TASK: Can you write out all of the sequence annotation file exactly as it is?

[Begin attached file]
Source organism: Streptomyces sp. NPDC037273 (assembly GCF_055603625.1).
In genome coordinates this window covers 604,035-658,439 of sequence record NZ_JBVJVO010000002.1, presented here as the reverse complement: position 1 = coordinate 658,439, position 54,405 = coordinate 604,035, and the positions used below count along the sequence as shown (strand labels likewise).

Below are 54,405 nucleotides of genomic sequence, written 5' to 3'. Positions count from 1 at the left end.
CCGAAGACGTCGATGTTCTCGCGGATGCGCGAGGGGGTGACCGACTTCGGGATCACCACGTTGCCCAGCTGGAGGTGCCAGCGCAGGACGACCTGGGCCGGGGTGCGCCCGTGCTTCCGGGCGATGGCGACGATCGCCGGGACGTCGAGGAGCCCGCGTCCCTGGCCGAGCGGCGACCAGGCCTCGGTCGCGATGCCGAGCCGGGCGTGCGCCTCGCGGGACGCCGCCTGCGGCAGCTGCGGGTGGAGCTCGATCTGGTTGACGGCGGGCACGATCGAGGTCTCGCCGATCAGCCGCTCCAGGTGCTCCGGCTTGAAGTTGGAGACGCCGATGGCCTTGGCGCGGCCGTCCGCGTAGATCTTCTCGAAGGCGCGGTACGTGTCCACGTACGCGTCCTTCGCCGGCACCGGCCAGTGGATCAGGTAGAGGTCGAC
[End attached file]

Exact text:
Source organism: Streptomyces sp. NPDC037273 (assembly GCF_055603625.1).
In genome coordinates this window covers 604,035-658,439 of sequence record NZ_JBVJVO010000002.1, presented here as the reverse complement: position 1 = coordinate 658,439, position 54,405 = coordinate 604,035, and the positions used below count along the sequence as shown (strand labels likewise).

Below are 54,405 nucleotides of genomic sequence, written 5' to 3'. Positions count from 1 at the left end.
CCGAAGACGTCGATGTTCTCGCGGATGCGCGAGGGGGTGACCGACTTCGGGATCACCACGTTGCCCAGCTGGAGGTGCCAGCGCAGGACGACCTGGGCCGGGGTGCGCCCGTGCTTCCGGGCGATGGCGACGATCGCCGGGACGTCGAGGAGCCCGCGTCCCTGGCCGAGCGGCGACCAGGCCTCGGTCGCGATGCCGAGCCGGGCGTGCGCCTCGCGGGACGCCGCCTGCGGCAGCTGCGGGTGGAGCTCGATCTGGTTGACGGCGGGCACGATCGAGGTCTCGCCGATCAGCCGCTCCAGGTGCTCCGGCTTGAAGTTGGAGACGCCGATGGCCTTGGCGCGGCCGTCCGCGTAGATCTTCTCGAAGGCGCGGTACGTGTCCACGTACGCGTCCTTCGCCGGCACCGGCCAGTGGATCAGGTAGAGGTCGAC